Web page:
Soil

A tree on good soil with proper minerals and water content can also be a tough tree.

Location

If a tree is in a sheltered place, the fibers of the tree will tend to be weaker. If the tree grows in a windy place, the tree will tend to be more gnarled, but the fibers will be very strong, as the wind bends and flexes the tree, toughening the fibers. I once built a dogsled from small trees that had grown on a hilltop, and it was the strongest sled I ever owned. The wind had conditioned the wood to flex without breaking.

Picking a Tree

To choose a good birch tree, it is important to be looking all year long. A hunter might be chasing a moose and pass a good tree in a location he has never been before. He makes a mental note where the tree is.

The first qualities to look for are:

  • Is the tree physically straight for the length of the piece you want to make? Are there too many knots?
  • Next, look at the topmost branches. Are they straight up or drooping? If the branches are drooping, the fibers tend to be more flexible. If they are straight up, the tree tends to be more brittle.
  • Look for ridges on the sides of the tree or under the knots. Are they straight up the tree or do they indicate the grain of the tree is twisted?
  • Look for the black flecks that indicate excessive heartwood.
  • Birch TreeChop a little of the bark away from the tree. Chop a few fibers and pull them away from the tree. Do they split off quickly indicating that the wood will be easy to break? Do they split in a way that indicates the grain is twisted, or is it straight up and down the tree? Bend the fibers that peel off. Are they tough or do they break easily? If it is winter and the wood is frozen, put the wood fibers in your mouth to thaw before bending and testing them.

Splitting

You will have to ask Elders in your community to learn how to split. Even a good, straight-grained tree will split crooked without the proper methods. Splitting is an art.

EXPERIMENT
 

Test the above statements by observing the qualities of different trees. Test the fibers of five to ten trees.

Birch TreeCompare the fibers of a tree that has droopy branches to ones that have straight branches. Which flex better without breaking?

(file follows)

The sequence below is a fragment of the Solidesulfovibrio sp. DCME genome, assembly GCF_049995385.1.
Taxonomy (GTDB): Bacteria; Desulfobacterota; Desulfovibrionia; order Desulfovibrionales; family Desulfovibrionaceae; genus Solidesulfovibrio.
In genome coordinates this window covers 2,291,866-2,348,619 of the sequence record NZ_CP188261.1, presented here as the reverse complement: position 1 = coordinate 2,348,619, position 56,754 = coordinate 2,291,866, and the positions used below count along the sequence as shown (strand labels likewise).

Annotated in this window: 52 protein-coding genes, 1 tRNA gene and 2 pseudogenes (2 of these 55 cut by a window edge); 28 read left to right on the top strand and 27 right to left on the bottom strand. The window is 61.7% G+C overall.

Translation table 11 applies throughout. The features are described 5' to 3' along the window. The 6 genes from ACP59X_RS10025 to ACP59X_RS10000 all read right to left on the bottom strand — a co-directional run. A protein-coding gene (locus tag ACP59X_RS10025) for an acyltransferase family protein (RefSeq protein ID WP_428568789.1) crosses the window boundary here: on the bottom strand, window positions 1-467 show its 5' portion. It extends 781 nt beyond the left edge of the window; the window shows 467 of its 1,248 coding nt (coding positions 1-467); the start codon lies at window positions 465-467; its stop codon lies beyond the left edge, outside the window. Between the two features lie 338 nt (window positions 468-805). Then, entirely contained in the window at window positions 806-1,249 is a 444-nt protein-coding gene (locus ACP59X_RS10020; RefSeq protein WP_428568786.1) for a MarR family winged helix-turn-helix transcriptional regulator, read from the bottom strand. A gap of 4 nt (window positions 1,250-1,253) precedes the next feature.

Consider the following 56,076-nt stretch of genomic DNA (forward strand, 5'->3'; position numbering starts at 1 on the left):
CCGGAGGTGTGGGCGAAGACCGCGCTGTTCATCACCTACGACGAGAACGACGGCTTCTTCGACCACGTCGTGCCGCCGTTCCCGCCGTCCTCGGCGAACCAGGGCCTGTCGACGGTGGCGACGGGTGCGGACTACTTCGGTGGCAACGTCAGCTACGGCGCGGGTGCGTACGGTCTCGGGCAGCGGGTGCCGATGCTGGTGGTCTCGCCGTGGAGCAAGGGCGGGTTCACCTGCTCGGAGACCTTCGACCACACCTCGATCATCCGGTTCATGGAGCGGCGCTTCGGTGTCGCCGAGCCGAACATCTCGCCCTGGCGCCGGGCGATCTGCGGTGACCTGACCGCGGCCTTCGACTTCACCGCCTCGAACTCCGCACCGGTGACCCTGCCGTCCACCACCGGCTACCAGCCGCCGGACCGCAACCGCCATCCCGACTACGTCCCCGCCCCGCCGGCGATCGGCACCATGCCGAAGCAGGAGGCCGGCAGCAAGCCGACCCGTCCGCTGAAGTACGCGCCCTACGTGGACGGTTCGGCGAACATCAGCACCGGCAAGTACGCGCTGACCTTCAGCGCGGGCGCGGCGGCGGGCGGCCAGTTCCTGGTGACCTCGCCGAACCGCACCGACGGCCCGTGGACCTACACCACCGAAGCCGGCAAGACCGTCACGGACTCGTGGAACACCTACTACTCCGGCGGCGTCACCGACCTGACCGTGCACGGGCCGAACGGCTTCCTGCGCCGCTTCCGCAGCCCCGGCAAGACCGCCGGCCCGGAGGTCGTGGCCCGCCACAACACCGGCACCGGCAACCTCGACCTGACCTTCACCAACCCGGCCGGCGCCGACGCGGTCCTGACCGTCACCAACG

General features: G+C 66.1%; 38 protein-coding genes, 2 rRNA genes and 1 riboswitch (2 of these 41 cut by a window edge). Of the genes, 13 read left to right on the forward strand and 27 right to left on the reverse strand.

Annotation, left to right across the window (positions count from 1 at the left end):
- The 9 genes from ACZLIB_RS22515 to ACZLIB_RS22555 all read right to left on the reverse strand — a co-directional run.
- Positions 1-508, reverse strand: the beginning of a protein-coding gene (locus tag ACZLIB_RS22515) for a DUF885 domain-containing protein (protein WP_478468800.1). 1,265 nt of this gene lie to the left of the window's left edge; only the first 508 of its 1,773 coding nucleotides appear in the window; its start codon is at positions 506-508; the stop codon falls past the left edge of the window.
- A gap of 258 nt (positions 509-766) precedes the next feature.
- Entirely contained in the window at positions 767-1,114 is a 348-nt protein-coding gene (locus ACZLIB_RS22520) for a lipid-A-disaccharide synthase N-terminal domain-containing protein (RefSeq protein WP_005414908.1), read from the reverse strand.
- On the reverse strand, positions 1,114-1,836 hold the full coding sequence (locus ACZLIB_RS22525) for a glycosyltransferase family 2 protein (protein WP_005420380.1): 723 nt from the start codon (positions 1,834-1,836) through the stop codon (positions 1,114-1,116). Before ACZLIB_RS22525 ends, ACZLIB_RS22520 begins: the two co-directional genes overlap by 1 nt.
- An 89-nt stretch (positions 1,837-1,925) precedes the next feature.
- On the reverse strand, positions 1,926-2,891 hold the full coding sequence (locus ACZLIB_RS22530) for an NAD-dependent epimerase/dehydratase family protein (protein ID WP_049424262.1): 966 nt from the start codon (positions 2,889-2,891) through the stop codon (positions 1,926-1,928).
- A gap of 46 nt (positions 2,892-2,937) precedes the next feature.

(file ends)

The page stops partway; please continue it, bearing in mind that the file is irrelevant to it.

Compare the fibers of trees grown in protected groves with those grown in windy places. Which seem tougher?

Compare the amount of heartwood in trees that have many black flecks on the bark with those that don't. Which have the most heartwood? (Does someone in your village have birch in the woodpile where you can easily observe this?)

Chop a sliver of bark from several birch trees. Birch TreeTest the exposed wood fibers. Can you detect a difference in their strengths?

Can you tell if the grain is straight or twisted? Look for the outward signs of twisted grain or straight grain. Compare those signs with the actual grain. Do the outward signs give a clear indication of the true grain of the tree?

Split a thin piece of birch from a block. Saw another piece identical in size to the split one. Try bending them. Which bends best?

Test a good birch tree with some strips of oak, ash, and hickory. What conclusions can you make about quality, grain, weight, strength, and durability?

What conclusions can you draw about selecting a good birch tree?

Finding and Developing a Science Fair Project

Examples of "Observe and Think" Projects

200+ Ideas for Science Fairs!

Traditional Lighting

Firestarting

Traditional Firemaking

Sharpening

Fishing with Lures

Rabbit Snares

Spearing Fish and the Refraction of Light

Chill of the Campfire

Solution vs Suspension

Seals & Beaver, Floating & Sinking

Steaming

Selecting a Birch Tree

Spruce & Other Roots

Spruce Gum

Spear Throwing

Berry Pickers

Drum Frames

Conclusion

 
Book Cover

© 2004 Alaska Native Knowledge Network. All rights reserved.

A partner with the Alaska Rural Systemic Initiative

This material is based upon work supported by the National Science Foundation under Grant No. 0086194. Any opinions, findings, and conclusions or recommendations expressed in this material are those of the author(s) and do not necessarily reflect the views of the National Science Foundation.

Contents

Camps as an Environment for Science & Culture

Culturally Relevant Science Fairs

Experiments

 

 
  pdf icon
Also available in downloadable PDF

 

 

 

 

Go to University of AlaskaThe University of Alaska Fairbanks is an affirmative action/equal opportunity employer and educational institution and is a part of the University of Alaska system.

 


Alaska Native Knowledge Network
University of Alaska Fairbanks
PO Box 756730
Fairbanks  AK 99775-6730
Phone (907) 474.1902
Fax (907) 474.1957
Questions or comments?
Contact
ANKN
Last modified April 12, 2011